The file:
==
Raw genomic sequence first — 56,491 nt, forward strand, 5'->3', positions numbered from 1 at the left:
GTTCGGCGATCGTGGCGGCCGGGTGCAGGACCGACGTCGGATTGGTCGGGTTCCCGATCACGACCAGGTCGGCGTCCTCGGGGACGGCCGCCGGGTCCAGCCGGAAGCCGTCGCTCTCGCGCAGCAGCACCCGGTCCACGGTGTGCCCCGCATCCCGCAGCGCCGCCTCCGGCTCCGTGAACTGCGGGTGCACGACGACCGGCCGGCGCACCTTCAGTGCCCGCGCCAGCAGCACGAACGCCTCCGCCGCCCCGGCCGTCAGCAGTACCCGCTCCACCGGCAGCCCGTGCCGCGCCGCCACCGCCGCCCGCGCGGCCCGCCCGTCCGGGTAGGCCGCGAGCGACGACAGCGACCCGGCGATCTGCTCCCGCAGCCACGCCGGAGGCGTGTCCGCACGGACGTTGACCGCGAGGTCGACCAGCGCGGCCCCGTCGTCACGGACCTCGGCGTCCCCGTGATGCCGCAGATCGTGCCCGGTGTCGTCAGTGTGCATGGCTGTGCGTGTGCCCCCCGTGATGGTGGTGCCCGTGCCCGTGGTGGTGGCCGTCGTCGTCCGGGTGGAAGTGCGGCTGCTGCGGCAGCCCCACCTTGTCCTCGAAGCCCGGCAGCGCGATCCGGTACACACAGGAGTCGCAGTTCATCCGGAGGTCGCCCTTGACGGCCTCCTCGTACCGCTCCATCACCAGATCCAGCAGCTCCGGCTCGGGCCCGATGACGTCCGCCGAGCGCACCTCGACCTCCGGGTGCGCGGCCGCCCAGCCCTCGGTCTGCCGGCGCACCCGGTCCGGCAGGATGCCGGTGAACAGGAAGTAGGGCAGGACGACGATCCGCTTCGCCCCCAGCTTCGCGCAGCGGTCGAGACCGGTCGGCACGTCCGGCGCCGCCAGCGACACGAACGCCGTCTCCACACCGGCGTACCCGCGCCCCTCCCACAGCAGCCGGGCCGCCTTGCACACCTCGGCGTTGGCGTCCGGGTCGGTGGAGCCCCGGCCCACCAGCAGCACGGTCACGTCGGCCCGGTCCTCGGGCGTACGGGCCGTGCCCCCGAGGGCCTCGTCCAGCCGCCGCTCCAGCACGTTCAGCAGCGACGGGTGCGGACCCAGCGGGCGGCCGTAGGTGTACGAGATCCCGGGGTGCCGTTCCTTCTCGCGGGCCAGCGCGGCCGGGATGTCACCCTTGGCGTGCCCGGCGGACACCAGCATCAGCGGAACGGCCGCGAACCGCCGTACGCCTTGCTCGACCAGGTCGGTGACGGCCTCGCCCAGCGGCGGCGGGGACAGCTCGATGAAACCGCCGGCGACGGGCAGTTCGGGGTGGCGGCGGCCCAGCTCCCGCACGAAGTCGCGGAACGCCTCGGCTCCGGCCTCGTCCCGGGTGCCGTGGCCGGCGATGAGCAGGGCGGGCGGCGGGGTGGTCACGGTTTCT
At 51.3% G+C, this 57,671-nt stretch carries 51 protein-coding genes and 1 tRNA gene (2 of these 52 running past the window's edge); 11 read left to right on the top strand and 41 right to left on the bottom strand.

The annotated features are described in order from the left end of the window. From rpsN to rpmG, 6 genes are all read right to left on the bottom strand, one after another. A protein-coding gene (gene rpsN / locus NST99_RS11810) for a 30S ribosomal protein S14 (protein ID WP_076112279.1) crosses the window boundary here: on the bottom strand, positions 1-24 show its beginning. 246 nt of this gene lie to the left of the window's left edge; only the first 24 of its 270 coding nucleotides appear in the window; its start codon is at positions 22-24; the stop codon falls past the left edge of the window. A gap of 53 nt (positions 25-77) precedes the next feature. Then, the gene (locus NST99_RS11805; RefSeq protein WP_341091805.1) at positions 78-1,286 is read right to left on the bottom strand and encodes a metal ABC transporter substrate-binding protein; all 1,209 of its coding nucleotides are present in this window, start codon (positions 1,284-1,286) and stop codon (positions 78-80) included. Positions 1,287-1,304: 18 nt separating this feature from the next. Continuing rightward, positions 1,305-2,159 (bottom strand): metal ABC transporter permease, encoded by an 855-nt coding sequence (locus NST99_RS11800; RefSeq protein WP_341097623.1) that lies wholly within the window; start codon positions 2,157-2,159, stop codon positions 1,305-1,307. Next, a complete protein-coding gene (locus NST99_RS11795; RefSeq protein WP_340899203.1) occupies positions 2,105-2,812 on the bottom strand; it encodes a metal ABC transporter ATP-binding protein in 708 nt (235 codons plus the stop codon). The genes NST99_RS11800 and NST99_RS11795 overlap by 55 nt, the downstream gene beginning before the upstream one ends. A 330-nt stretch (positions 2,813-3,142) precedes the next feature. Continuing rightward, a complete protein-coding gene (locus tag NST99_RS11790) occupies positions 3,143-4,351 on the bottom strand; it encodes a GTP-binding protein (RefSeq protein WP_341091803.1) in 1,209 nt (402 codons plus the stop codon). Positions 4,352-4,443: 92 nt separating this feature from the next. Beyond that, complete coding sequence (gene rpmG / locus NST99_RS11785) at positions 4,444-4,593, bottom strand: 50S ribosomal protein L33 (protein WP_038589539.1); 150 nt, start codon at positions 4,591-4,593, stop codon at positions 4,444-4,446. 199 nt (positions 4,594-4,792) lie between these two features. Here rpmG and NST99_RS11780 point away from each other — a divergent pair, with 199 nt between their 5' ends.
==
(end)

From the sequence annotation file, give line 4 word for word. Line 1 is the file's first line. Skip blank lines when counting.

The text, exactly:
The annotated features are described in order from the left end of the window. From rpsN to rpmG, 6 genes are all read right to left on the bottom strand, one after another. A protein-coding gene (gene rpsN / locus NST99_RS11810) for a 30S ribosomal protein S14 (protein ID WP_076112279.1) crosses the window boundary here: on the bottom strand, positions 1-24 show its beginning. 246 nt of this gene lie to the left of the window's left edge; only the first 24 of its 270 coding nucleotides appear in the window; its start codon is at positions 22-24; the stop codon falls past the left edge of the window. A gap of 53 nt (positions 25-77) precedes the next feature. Then, the gene (locus NST99_RS11805; RefSeq protein WP_341091805.1) at positions 78-1,286 is read right to left on the bottom strand and encodes a metal ABC transporter substrate-binding protein; all 1,209 of its coding nucleotides are present in this window, start codon (positions 1,284-1,286) and stop codon (positions 78-80) included. Positions 1,287-1,304: 18 nt separating this feature from the next. Continuing rightward, positions 1,305-2,159 (bottom strand): metal ABC transporter permease, encoded by an 855-nt coding sequence (locus NST99_RS11800; RefSeq protein WP_341097623.1) that lies wholly within the window; start codon positions 2,157-2,159, stop codon positions 1,305-1,307. Next, a complete protein-coding gene (locus NST99_RS11795; RefSeq protein WP_340899203.1) occupies positions 2,105-2,812 on the bottom strand; it encodes a metal ABC transporter ATP-binding protein in 708 nt (235 codons plus the stop codon). The genes NST99_RS11800 and NST99_RS11795 overlap by 55 nt, the downstream gene beginning before the upstream one ends. A 330-nt stretch (positions 2,813-3,142) precedes the next feature. Continuing rightward, a complete protein-coding gene (locus tag NST99_RS11790) occupies positions 3,143-4,351 on the bottom strand; it encodes a GTP-binding protein (RefSeq protein WP_341091803.1) in 1,209 nt (402 codons plus the stop codon). Positions 4,352-4,443: 92 nt separating this feature from the next. Beyond that, complete coding sequence (gene rpmG / locus NST99_RS11785) at positions 4,444-4,593, bottom strand: 50S ribosomal protein L33 (protein WP_038589539.1); 150 nt, start codon at positions 4,591-4,593, stop codon at positions 4,444-4,446. 199 nt (positions 4,594-4,792) lie between these two features. Here rpmG and NST99_RS11780 point away from each other — a divergent pair, with 199 nt between their 5' ends.